The Broken Ankle
What is the anatomy of the ankle?
The ankle joint is a hinge joint that consists of parts of three bones: the tibia, the fibula, and the talus. The bottom (distal) end of the fibula forms the lateral malleolus which is the bump on the outside of the ankle. The bottom (distal) end of the tibia (the “shin bone”) forms the medial malleolus which is the bump on the inside of the ankle, the posterior malleolus on the back of the ankle, and the plafond, or “ceiling” of the joint. The medial and lateral malleoli can be felt on the patient’s ankle as the bone bumps just under the skin on the inside and outside of the ankle. The talus is the bone on the bottom that hinges back and forth inside the “mortise” formed by the medial and lateral malleoli. There are ligaments that attach the talus to the malleoli and allow the talus to hinge. The deltoid ligament is on the inside, or medial side, of the ankle and attaches the medial malleolus to the talus. The ligaments on the outside, or lateral side, of the ankle attach to the lateral malleolus and are divided into three parts: the anterior talofibular ligament (ATFL), the calcaneofibular ligament, and the posterior talobifular ligament. The anterior talofibular ligament (ATFL) is the ligament that is most commonly injured in a typical sprained ankle. The tibia and fibula are held together by the syndesmotic ligaments. These are the ligaments that are injured in a “high ankle sprain.” Syndesmotic injuries (high ankle sprains) sometimes accompany an broken ankle.
The medial and lateral maleolli, with their ligaments, form a stable “mortise” that contains the talus and allows it to hinge, but keeps it stable and does not allow it to slide. An ankle fracture can compromise this stability and allow the talus to slide out of position.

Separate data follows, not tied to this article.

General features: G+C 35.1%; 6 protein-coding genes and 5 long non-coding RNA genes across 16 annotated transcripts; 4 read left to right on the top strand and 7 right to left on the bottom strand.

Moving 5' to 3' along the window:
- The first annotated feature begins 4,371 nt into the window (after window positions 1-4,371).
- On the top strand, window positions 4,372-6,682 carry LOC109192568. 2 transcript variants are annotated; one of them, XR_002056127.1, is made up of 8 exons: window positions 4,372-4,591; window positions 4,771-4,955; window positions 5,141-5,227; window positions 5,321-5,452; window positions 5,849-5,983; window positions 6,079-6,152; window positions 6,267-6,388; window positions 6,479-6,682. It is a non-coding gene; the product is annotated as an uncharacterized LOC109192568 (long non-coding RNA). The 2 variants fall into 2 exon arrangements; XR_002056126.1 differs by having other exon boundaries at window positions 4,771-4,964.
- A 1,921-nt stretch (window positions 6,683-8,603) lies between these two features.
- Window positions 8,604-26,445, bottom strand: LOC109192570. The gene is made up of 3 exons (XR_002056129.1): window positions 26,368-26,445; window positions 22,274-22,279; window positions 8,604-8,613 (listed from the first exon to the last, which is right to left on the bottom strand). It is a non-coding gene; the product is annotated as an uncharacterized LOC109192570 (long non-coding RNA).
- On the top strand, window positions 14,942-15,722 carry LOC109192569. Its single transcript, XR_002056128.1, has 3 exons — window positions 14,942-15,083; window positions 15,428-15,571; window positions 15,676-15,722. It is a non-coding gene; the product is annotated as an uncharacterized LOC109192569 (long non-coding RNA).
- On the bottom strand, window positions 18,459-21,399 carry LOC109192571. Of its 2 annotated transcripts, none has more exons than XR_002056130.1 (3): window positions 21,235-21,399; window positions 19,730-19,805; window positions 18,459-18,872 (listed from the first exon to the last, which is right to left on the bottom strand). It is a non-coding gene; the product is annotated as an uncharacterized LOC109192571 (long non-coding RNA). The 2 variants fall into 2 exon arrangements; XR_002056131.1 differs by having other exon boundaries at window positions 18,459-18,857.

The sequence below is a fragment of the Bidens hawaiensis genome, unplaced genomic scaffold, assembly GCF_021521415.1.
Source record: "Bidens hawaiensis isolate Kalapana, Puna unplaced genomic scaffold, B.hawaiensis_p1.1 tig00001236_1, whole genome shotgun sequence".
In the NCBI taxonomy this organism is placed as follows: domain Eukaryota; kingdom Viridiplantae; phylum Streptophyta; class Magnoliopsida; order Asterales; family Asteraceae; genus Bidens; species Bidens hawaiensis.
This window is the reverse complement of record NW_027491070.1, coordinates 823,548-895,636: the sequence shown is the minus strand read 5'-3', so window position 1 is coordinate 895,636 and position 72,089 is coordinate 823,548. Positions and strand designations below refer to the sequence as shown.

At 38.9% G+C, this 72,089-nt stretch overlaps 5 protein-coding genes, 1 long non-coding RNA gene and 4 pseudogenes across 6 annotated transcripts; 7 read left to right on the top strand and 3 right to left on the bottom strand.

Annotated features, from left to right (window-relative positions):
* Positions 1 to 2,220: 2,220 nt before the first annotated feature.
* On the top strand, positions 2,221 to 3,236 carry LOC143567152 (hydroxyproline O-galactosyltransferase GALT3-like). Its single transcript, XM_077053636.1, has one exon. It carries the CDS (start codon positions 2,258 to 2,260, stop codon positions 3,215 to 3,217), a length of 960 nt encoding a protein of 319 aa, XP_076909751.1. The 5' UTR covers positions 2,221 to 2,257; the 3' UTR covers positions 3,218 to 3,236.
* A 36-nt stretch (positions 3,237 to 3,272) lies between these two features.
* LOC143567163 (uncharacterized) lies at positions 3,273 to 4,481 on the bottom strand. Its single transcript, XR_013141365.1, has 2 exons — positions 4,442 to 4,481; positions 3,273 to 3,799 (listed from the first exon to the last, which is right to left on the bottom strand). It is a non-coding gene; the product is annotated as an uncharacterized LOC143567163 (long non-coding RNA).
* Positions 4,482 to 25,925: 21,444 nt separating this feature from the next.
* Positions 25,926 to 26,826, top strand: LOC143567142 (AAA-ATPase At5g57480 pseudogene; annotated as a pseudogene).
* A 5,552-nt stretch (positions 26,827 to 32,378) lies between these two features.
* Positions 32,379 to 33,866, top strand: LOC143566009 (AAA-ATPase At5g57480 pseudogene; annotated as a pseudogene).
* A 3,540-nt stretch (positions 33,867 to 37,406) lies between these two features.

What is the definition of a broken ankle?
The three bones that make up the ankle joint can be fractured, or broken, in many different ways, but not all of these breaks are referred to as an “ankle fracture.” A broken ankle or ankle fracture is when one or more of the malleoli are broken or cracked. An ankle fracture can vary from mild to severe. Occasionally, the ankle joint may be dislocated, or completely out of socket, in association with a broken ankle. This is a more severe injury. There are several ways to classify an ankle fracture.
One way to classify them is by the number of malleoli that are fractured:
- In a unimalleolar fracture, just one malleolus is fractured (usually the lateral one.) These may or may not benefit from surgery.
- In a bimalleolar fracture, two of the malleoli are fractured (usually the medial and lateral ones). These usually benefit from surgery.
- In a tramalleolar fracture, all three of the malleoli are fractured. These usually benefit from surgery.
Another way to classify a broken ankle is by where the lateral malleolus is fractured. This is the “Weber/AO” system:
- Type A is below the level of the joint. These usually do not need surgery.
- Type B is at the level of the joint. These may or may not benefit from surgery.
- Type C is above the level of the joint. These usually benefit from surgery.
Yet another way to classify a broken ankle is by the Lauge-Hansen system. This system is a bit more complex and divides ankle fractures into four groups based on mechanism of injury with a total of thirteen subgroups.
What are the risk factors for a broken ankle?
Risk factors for a broken ankle include contact sports, jumping and twisting sports, increased body mass, and age. Ankle fractures have been sustained by many elite athletes, including Roydell Williams of the Tennessee Titans, David Clarkson of the New Jersey Devils, and Jeremy Shockey of the New Orleans Saints.
What are the causes of injury?
A broken ankle can result from either indirect or direct contact mechanisms. Indirect injuries often occur without contact and are rotational in nature. These can be sustained in virtually every sport. However, significant direct trauma in contact sports such as football, rugby, and hockey can result in ankle fractures and are often higher energy injuries.